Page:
But in retrospect, those assumptions by American and other intelligence analysts turned out to be deeply flawed, even though some of Mr. Hussein's own commanders said after they were captured in 2003 that they also believed the government held some unconventional weapons. It was a myth Mr. Hussein apparently fostered to retain an air of power.
The discovery of the false assumptions forced Mr. Bush to appoint, somewhat reluctantly, the Commission on the Intelligence Capabilities of the United States Regarding Weapons of Mass Destruction, which has operated largely in secret under the direction of Laurence H. Silberman, a senior judge on the United States Court of Appeals, and former Governor Charles S. Robb of Virginia.
According to officials who have scanned the document, the unclassified version of the report makes a "case study" of the National Intelligence Estimate on Iraq, the major assessment that the intelligence agencies produced at the White House's behest - in a hurried few weeks - in 2002.
After the Iraq invasion in March 2003, the White House was forced to declassify part of the intelligence estimate, including the footnotes in which some agencies dissented from the view that Mr. Hussein had imported aluminum tubes in order to make centrifuges for the production of uranium, or possessed mobile biological weapons laboratories.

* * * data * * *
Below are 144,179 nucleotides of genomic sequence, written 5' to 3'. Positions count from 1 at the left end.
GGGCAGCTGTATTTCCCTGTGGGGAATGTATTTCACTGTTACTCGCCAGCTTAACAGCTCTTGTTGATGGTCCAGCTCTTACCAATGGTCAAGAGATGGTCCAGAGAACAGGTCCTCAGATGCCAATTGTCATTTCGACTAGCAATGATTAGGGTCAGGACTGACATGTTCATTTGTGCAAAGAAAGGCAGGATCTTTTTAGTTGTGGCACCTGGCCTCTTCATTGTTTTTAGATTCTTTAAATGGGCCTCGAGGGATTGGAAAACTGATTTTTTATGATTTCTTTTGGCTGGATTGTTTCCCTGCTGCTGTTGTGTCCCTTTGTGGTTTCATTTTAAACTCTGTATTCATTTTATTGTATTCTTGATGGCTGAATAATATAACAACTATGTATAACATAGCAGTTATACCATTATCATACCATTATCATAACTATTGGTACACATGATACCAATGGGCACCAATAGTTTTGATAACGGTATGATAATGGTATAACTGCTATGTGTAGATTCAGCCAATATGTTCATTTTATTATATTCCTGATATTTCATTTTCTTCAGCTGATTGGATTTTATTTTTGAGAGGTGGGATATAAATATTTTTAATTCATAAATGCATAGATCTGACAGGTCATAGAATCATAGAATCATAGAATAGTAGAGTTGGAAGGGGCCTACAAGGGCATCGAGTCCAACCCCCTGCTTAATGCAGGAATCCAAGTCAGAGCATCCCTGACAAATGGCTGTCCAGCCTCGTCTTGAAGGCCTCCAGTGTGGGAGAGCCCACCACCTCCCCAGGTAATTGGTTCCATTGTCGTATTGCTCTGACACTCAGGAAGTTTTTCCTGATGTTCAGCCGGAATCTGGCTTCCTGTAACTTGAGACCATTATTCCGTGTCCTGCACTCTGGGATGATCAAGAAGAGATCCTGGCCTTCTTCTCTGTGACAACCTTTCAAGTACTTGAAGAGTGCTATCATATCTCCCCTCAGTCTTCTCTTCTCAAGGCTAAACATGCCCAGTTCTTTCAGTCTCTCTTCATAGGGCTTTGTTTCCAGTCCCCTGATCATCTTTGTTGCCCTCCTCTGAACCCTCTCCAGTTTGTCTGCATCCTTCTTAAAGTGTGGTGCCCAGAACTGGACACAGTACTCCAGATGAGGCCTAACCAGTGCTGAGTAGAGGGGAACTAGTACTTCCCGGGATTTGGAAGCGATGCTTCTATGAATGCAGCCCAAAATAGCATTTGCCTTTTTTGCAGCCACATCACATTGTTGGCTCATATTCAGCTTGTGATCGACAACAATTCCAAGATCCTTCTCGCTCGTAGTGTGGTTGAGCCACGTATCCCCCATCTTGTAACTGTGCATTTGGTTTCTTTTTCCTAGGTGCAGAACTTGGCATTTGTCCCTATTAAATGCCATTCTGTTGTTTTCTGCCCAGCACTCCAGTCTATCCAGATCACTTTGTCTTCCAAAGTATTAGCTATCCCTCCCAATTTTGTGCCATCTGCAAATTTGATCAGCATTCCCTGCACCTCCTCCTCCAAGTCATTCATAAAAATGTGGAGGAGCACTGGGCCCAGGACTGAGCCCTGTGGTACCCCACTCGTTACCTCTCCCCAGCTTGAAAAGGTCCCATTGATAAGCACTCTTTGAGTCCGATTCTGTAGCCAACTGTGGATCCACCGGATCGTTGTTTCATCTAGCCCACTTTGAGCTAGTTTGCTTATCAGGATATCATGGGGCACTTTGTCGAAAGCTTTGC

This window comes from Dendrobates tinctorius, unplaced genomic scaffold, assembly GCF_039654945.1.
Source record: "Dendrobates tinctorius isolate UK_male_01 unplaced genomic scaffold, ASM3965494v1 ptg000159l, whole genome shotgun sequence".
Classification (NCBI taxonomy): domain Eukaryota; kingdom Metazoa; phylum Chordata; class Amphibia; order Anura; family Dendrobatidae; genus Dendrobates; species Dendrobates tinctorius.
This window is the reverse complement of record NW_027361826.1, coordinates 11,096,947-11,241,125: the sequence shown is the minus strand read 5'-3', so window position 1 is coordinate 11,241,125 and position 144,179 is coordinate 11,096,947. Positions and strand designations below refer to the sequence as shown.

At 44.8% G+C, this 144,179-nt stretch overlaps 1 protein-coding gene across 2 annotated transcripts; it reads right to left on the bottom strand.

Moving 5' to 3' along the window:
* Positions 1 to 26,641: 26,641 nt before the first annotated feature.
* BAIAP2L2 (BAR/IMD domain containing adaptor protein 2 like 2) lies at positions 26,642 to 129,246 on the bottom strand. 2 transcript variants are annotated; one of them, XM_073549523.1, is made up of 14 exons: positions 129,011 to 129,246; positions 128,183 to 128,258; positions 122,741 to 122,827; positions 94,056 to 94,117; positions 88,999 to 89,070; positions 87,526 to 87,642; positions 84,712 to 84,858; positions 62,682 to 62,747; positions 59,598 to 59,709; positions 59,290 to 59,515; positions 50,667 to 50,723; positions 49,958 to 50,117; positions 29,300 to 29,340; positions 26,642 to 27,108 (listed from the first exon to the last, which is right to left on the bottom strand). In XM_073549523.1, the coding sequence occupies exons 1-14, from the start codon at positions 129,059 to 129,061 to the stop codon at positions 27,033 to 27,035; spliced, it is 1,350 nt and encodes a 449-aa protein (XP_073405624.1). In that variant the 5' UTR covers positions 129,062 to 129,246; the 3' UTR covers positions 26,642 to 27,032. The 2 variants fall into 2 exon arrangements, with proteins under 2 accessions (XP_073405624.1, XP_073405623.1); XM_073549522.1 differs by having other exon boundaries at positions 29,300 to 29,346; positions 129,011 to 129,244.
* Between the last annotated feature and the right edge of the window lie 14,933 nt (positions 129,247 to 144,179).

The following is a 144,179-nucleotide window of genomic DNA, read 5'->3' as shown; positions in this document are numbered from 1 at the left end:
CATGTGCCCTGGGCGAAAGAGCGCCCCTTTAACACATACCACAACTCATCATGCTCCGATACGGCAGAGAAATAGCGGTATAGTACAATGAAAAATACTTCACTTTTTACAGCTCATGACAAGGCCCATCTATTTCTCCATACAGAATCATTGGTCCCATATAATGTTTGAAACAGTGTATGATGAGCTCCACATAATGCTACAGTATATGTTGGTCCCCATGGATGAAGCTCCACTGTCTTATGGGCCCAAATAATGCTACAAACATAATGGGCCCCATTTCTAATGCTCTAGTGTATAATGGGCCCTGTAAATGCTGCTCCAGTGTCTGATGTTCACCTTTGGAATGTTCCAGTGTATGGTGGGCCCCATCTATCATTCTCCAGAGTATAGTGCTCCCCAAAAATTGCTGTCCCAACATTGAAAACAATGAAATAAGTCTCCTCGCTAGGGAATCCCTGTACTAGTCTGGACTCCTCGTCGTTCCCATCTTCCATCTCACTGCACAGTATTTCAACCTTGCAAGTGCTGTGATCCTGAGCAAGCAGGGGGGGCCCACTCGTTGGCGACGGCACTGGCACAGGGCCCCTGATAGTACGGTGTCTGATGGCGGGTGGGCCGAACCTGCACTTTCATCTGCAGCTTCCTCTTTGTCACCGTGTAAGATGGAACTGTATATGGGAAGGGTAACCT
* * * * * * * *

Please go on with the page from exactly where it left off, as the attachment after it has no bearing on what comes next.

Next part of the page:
The report particularly ridicules the conclusion that Mr. Hussein's fleet of "unmanned aerial vehicles," which had very limited flying range, posed a major threat. All of those assertions were repeated by Mr. Bush, Vice President Dick Cheney and other senior officials in the prelude to the war. To this day, Mr. Cheney has never backed away from his claim, repeated last year, that the "mobile laboratories" were probably part of a secret biological weapons program, and his office has repeatedly declined to respond to inquiries about whether the evidence has changed his view.
One issue the commission grappled with is whether the intelligence agencies failed to understand what was happening inside Iraq after the inspectors left in 1998, a period that David Kay, the first head of the Iraq Survey Group, referred to last year as a time when the country headed into a "vortex of corruption." Mr. Kay, who also testified before the commission, said Mr. Hussein's scientists had faked some of their research and development programs, and Mr. Hussein was reported by his aides to be increasingly divorced from reality.
One defense official who had been briefed on an early draft of the report said Monday that one of its conclusions was that "human intelligence left a lot to be desired" in the global war against terror.